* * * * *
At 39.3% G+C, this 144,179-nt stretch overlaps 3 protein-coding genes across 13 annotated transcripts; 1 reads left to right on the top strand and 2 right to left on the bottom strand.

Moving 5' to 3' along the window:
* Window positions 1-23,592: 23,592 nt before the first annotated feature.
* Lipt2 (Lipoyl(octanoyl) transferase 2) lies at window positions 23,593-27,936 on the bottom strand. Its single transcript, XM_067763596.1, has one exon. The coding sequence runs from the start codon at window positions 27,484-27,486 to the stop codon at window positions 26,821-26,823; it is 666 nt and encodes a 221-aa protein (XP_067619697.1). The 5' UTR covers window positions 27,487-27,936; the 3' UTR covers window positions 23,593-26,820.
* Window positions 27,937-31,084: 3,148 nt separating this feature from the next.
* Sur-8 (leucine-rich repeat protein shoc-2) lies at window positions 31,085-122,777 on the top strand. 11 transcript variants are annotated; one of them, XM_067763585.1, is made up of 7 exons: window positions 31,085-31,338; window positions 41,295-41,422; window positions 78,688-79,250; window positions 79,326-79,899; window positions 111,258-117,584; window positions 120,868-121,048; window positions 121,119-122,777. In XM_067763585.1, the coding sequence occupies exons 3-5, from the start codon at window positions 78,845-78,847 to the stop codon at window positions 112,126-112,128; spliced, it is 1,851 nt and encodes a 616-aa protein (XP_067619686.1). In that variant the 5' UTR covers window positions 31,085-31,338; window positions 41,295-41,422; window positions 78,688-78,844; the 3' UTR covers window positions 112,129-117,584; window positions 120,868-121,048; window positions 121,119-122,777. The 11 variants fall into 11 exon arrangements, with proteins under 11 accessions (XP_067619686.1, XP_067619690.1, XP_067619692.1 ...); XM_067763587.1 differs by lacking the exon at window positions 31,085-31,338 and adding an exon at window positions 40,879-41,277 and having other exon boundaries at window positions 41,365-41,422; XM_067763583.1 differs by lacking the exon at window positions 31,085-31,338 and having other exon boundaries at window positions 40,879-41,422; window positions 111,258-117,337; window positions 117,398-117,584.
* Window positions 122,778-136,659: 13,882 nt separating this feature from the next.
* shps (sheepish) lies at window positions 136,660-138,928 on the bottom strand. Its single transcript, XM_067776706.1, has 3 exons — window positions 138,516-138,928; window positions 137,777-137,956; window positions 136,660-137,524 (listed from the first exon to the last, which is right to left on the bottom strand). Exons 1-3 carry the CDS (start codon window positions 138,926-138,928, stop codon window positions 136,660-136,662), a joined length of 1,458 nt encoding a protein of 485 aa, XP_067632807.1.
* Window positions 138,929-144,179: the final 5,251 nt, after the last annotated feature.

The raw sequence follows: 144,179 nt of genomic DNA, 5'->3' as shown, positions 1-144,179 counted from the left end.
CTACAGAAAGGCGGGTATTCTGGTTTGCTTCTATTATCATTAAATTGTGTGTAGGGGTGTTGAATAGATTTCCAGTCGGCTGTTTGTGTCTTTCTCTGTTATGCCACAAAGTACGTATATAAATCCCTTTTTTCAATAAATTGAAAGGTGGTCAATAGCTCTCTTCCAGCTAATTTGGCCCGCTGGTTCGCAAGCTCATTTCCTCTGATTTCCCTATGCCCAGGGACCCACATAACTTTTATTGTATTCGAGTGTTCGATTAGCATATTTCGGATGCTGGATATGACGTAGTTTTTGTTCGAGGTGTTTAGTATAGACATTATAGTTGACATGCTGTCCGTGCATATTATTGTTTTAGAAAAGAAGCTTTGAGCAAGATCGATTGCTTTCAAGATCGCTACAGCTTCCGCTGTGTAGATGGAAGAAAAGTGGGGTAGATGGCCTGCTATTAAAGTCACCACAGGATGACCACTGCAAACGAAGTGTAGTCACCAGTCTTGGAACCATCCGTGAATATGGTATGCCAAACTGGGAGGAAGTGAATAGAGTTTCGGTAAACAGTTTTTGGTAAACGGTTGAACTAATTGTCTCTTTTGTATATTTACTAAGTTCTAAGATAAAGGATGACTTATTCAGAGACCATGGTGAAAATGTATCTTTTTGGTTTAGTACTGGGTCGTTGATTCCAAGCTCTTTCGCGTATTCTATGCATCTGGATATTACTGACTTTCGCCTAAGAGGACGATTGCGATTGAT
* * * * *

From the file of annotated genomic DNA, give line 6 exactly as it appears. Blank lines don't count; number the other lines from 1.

* Sur-8 (leucine-rich repeat protein shoc-2) lies at window positions 31,085-122,777 on the top strand. 11 transcript variants are annotated; one of them, XM_067763585.1, is made up of 7 exons: window positions 31,085-31,338; window positions 41,295-41,422; window positions 78,688-79,250; window positions 79,326-79,899; window positions 111,258-117,584; window positions 120,868-121,048; window positions 121,119-122,777. In XM_067763585.1, the coding sequence occupies exons 3-5, from the start codon at window positions 78,845-78,847 to the stop codon at window positions 112,126-112,128; spliced, it is 1,851 nt and encodes a 616-aa protein (XP_067619686.1). In that variant the 5' UTR covers window positions 31,085-31,338; window positions 41,295-41,422; window positions 78,688-78,844; the 3' UTR covers window positions 112,129-117,584; window positions 120,868-121,048; window positions 121,119-122,777. The 11 variants fall into 11 exon arrangements, with proteins under 11 accessions (XP_067619686.1, XP_067619690.1, XP_067619692.1 ...); XM_067763587.1 differs by lacking the exon at window positions 31,085-31,338 and adding an exon at window positions 40,879-41,277 and having other exon boundaries at window positions 41,365-41,422; XM_067763583.1 differs by lacking the exon at window positions 31,085-31,338 and having other exon boundaries at window positions 40,879-41,422; window positions 111,258-117,337; window positions 117,398-117,584.